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Bolivia, World Bank Launch Pilot Poverty Initiative

      
The Bolivian government and the World Bank launched a pilot initiative on Monday in which both are implementing a new strategy to fight poverty and promote social and economic progress in the country.

The strategy combines Bolivia's National Action Plan and a "Comprehensive Development Framework (CDF)," developed by the World Bank in consultation with member-countries and other development agencies.  

The initiative was launched at a ceremony in La Paz attended by Bolivian Vice President Jorge Quiroga and the World Bank's vice president for Latin America and the Caribbean, David De Ferranti. The launch follows the approval Tuesday of two World Bank loans to Bolivia worth a total of $57 million for health and institutional reform, and which are consistent with the new framework.

"Bolivia's National Action Plan seeks an ambitious transition led by Bolivians, with the vigorous participation of civil society and the private sector, and with the support of the World Bank and other multilateral and bilateral organizations," said Quiroga. "The World Bank's decision to work with Bolivia as a pilot country for the CDF recognizes our country's commitment to reform, poverty reduction and partnership."

The five-year National Action Plan is a multifaceted approach to development that seeks four broad objectives—or pillars—for Bolivians, namely Opportunity, Equity, Institutionality and Dignity.

It also integrates critical institutional, social and physical infrastructure elements. On institutional reform, for example, it aims to build an efficient and transparent public administration, an effective legal and judicial system, and functioning regulation of the financial sector.

In the social area, it addresses the need for educational and knowledge-sharing institutions, health services, and a social security system to protect the vulnerable. On physical infrastructure, it calls for adequate water and sewerage services, electricity, roads, transport and telecommunications, as well as a recognition that development must be sustainable, both environmentally and culturally.

There is a high degree of commonality between the Bolivian government's plan and the CDF. For example, Bolivia's National Action Plan is a long-term vision, initiated under the National Dialogue, in which representatives of government, civil society and the private sector met in October 1997 to seek a shared view of Bolivia's development challenges.

Bolivia's plan, like the CDF, also reflects a holistic approach, with its four pillars embracing both sound macroeconomic policies and governance, as well as emphasis on social and institutional reform. Finally, the plan has drawn support from many of Bolivia's development partners, including bilateral and multilateral donors, as well as the World Bank.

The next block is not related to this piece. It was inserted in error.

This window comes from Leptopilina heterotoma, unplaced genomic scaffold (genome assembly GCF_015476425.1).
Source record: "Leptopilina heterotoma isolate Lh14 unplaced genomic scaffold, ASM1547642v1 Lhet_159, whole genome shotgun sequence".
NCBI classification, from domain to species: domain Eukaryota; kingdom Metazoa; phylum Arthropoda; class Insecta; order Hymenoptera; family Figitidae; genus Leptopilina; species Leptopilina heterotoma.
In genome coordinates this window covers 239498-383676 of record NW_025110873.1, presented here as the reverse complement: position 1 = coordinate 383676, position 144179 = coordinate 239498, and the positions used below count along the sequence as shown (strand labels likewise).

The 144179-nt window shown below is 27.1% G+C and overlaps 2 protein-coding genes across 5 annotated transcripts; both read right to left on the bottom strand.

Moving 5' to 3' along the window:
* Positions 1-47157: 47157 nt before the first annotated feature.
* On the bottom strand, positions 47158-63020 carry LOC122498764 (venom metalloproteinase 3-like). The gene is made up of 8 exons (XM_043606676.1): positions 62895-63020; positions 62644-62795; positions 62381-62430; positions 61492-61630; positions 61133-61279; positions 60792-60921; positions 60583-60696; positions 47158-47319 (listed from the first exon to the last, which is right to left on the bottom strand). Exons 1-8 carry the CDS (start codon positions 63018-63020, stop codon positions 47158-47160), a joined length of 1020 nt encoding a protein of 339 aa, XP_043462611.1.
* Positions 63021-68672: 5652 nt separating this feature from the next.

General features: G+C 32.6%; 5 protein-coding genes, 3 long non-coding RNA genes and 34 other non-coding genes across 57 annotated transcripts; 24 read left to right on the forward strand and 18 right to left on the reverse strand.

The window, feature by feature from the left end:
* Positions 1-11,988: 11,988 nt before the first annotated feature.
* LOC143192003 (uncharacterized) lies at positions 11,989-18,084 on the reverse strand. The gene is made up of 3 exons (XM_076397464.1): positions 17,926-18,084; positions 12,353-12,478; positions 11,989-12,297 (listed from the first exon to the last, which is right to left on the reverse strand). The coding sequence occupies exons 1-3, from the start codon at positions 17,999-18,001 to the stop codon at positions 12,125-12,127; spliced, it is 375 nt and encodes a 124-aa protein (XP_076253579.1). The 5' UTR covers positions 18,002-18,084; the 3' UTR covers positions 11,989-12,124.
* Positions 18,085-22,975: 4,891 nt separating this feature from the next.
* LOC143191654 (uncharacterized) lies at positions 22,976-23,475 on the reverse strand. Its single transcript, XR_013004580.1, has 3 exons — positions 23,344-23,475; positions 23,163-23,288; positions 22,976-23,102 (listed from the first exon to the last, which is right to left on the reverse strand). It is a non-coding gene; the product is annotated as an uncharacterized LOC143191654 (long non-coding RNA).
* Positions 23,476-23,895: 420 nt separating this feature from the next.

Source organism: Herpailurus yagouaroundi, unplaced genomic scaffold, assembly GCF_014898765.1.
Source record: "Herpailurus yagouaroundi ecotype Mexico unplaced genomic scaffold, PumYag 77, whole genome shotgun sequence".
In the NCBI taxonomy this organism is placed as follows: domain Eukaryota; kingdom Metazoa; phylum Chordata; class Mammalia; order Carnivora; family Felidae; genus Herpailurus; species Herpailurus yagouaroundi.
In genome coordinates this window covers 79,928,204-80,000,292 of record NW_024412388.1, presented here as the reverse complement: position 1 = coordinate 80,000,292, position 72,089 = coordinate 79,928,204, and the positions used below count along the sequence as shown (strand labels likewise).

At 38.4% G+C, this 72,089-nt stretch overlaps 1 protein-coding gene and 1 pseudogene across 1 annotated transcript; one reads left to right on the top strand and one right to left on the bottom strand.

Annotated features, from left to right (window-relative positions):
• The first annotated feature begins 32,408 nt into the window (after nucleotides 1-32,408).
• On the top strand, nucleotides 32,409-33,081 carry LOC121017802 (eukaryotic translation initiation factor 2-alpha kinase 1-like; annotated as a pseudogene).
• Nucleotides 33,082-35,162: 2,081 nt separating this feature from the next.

"The CDF seeks to move beyond indicators of economic performance and human capacity to address the fundamental, long-term issues of the structure, scope, and substance of development of societies," said World Bank President James D. Wolfensohn. "Bolivia's government, led by President Hugo Banzer, is committed to difficult—but necessary reforms—to stimulate economic growth and fight poverty. These reforms and the goals of Bolivia's National Action Plan, coincide with the Bank's new approach."

With strong ownership by Bolivia's government, the National Action Plan promises to be an effective tool in reducing poverty in the country.

The Bolivian government has set the goals for the strategy, and is committed to building capacity to lead donor-supported activities in partnership with the World Bank, other donors, NGOs, and the private sector. It has also committed itself to institutionalizing the National Dialogue by re-establishing communication with representatives from civil society organizations, including indigenous groups, to exchange information on key national issues.

"The World Bank is responding to Bolivia's long-term vision and leadership, which were revealed first in a unique event — the National Dialogue," said De Ferranti. "In implementing Bolivia's National Action Plan, the critical question is how the World Bank and other donors can coordinate our activities to achieve the Plan's objectives."

Helpful links: To read the full press release on the launch of the new poverty strategy in La Paz, click here for the English version and here for the Spanish.

For more on the CDF, visit http://www.worldbank.org/cdf.

For more on the two Bolivia loans approved last week by the Bank, click here.


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